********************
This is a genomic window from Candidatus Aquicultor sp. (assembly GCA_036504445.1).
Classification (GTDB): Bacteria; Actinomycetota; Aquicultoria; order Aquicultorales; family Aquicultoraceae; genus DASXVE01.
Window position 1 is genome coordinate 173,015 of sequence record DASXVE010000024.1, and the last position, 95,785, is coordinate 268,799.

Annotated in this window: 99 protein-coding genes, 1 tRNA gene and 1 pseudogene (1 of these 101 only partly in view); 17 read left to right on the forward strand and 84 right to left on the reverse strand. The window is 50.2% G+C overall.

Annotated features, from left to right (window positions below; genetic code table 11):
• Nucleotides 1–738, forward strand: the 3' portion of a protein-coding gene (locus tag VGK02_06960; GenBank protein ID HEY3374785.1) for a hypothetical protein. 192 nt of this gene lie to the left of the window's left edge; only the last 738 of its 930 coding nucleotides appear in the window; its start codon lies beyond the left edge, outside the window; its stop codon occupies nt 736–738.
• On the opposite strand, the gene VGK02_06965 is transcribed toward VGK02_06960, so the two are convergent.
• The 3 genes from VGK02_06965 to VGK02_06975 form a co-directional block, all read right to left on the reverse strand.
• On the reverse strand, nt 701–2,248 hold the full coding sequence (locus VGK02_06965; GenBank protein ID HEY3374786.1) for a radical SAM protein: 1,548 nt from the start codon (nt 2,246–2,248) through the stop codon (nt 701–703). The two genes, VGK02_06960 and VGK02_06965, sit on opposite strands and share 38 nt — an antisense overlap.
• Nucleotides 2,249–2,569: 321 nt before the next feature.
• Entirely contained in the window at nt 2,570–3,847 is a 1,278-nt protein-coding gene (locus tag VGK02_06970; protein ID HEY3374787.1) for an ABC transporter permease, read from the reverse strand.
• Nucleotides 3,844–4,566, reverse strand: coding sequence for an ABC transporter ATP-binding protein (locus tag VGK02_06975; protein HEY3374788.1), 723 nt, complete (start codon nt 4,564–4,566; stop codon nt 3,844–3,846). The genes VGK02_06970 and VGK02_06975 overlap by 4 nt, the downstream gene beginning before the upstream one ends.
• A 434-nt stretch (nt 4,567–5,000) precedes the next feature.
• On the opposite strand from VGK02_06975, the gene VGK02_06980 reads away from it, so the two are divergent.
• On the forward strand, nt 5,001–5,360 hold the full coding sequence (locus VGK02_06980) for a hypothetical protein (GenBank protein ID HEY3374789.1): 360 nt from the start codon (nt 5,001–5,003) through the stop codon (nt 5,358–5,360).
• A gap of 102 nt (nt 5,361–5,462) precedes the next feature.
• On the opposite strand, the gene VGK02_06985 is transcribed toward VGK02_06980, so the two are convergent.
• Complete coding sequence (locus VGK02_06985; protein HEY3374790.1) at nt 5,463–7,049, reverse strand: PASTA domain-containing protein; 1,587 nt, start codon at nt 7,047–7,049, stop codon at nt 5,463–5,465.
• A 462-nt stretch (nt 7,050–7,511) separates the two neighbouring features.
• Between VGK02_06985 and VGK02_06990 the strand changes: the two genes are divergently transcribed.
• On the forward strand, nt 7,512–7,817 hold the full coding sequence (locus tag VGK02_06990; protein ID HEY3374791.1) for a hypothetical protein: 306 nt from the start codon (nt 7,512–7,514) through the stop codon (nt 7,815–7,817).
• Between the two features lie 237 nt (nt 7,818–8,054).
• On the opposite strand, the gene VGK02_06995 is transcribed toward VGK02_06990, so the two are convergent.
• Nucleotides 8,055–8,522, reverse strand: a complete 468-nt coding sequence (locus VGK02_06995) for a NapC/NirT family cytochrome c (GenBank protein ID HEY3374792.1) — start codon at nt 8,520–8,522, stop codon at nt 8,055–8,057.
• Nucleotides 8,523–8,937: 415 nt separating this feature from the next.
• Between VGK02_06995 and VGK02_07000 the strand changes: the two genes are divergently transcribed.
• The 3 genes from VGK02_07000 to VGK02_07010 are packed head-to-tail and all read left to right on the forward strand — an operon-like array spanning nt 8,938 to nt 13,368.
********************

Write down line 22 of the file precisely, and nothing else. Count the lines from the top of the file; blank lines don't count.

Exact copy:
• Between the two features lie 237 nt (nt 7,818–8,054).